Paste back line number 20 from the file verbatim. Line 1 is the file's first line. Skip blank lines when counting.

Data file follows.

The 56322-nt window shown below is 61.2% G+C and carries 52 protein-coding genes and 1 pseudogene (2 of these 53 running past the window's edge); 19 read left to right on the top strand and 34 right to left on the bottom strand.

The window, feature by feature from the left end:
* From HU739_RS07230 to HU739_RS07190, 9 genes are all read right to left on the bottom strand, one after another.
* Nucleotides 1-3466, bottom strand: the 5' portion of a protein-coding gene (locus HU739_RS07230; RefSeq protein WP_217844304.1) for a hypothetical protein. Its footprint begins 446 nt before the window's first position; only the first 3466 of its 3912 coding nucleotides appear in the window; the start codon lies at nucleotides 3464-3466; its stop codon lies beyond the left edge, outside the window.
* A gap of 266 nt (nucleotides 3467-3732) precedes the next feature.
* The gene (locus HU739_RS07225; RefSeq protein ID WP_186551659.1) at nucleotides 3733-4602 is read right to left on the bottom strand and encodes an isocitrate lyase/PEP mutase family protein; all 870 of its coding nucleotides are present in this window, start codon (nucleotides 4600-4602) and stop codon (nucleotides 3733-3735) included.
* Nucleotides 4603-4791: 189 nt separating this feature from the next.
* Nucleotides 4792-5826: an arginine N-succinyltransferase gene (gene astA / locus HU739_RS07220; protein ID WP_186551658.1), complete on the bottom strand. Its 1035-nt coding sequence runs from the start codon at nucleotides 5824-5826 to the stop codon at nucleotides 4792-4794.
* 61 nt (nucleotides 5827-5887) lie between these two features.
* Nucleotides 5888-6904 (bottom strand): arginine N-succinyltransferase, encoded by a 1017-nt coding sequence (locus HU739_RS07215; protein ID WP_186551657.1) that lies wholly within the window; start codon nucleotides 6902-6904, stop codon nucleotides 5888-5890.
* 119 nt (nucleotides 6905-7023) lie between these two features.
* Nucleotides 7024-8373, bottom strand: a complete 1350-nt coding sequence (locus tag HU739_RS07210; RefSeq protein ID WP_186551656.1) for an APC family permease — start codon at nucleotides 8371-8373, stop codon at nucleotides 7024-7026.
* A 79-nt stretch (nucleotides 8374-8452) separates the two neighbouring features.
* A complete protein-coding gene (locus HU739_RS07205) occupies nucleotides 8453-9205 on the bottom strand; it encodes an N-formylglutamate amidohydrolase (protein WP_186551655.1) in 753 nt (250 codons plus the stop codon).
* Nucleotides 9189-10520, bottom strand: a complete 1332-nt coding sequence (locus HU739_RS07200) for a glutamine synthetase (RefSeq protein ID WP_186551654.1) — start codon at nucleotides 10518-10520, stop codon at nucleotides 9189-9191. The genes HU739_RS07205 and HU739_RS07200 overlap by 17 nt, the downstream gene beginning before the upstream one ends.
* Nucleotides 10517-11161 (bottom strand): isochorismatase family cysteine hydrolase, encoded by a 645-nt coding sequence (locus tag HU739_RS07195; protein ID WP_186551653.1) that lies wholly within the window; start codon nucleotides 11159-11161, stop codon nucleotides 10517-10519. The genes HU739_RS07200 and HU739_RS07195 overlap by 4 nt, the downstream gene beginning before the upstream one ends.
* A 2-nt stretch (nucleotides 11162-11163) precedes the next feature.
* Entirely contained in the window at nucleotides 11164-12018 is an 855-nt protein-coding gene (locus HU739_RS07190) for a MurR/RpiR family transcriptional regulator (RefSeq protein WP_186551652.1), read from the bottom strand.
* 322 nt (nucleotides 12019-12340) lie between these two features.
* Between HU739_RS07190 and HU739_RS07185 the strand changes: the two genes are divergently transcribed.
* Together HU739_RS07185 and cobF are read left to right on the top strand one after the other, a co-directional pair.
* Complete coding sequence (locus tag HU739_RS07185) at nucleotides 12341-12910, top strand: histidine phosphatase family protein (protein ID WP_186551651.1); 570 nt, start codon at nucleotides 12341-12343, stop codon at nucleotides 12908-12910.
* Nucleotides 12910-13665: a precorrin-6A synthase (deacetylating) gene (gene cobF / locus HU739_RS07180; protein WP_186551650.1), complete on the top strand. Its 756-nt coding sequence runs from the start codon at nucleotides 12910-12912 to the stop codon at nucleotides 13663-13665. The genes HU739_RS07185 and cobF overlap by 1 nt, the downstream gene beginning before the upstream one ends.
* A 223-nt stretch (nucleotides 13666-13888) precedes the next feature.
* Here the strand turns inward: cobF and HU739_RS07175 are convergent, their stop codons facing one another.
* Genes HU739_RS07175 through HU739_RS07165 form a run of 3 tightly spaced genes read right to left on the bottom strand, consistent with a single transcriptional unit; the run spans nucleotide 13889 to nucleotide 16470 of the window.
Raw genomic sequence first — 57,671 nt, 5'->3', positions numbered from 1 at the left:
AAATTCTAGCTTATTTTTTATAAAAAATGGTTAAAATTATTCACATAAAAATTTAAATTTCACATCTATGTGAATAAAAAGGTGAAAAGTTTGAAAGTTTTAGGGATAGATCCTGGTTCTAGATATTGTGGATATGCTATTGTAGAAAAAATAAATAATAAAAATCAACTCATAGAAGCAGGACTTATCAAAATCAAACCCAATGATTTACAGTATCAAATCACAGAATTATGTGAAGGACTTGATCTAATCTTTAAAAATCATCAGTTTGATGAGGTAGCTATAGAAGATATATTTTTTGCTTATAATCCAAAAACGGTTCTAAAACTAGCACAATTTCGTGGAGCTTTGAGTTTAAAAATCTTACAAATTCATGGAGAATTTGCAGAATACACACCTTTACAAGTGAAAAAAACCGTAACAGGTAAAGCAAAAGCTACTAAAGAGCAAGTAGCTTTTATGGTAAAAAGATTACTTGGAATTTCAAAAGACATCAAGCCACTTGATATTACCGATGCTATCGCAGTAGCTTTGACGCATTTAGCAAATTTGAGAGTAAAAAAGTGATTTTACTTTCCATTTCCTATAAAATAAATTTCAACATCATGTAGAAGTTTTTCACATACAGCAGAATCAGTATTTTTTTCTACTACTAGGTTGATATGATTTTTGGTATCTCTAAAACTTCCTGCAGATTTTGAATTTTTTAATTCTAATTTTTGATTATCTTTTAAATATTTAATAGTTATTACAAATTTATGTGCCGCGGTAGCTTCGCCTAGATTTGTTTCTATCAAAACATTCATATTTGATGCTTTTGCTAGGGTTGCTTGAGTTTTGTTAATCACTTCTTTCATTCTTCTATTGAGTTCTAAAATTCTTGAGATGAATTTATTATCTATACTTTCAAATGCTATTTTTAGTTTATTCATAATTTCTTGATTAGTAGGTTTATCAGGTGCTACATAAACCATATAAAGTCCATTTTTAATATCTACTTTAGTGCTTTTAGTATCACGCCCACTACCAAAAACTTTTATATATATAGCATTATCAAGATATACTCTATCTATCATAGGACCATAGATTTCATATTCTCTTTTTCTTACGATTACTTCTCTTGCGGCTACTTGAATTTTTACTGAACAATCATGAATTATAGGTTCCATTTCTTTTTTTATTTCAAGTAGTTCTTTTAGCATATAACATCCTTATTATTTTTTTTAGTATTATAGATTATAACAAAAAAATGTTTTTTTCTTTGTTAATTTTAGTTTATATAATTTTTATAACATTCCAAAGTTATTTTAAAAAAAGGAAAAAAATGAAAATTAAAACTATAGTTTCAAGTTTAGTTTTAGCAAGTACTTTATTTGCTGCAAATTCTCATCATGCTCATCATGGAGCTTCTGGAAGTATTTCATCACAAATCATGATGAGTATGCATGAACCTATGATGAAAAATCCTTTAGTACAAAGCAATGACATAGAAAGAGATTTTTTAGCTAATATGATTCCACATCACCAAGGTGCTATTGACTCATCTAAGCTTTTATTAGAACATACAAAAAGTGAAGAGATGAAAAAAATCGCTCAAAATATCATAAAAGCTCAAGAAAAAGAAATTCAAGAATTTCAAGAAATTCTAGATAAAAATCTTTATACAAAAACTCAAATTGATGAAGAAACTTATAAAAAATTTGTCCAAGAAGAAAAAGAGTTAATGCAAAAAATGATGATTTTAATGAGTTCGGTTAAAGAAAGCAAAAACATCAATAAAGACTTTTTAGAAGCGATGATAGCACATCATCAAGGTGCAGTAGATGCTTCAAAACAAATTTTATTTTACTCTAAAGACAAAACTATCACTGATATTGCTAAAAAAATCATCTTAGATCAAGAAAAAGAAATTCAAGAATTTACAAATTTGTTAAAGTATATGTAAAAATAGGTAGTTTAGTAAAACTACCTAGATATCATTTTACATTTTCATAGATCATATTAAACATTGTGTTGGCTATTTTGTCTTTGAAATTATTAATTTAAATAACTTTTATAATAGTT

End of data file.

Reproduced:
* Between HU739_RS07190 and HU739_RS07185 the strand changes: the two genes are divergently transcribed.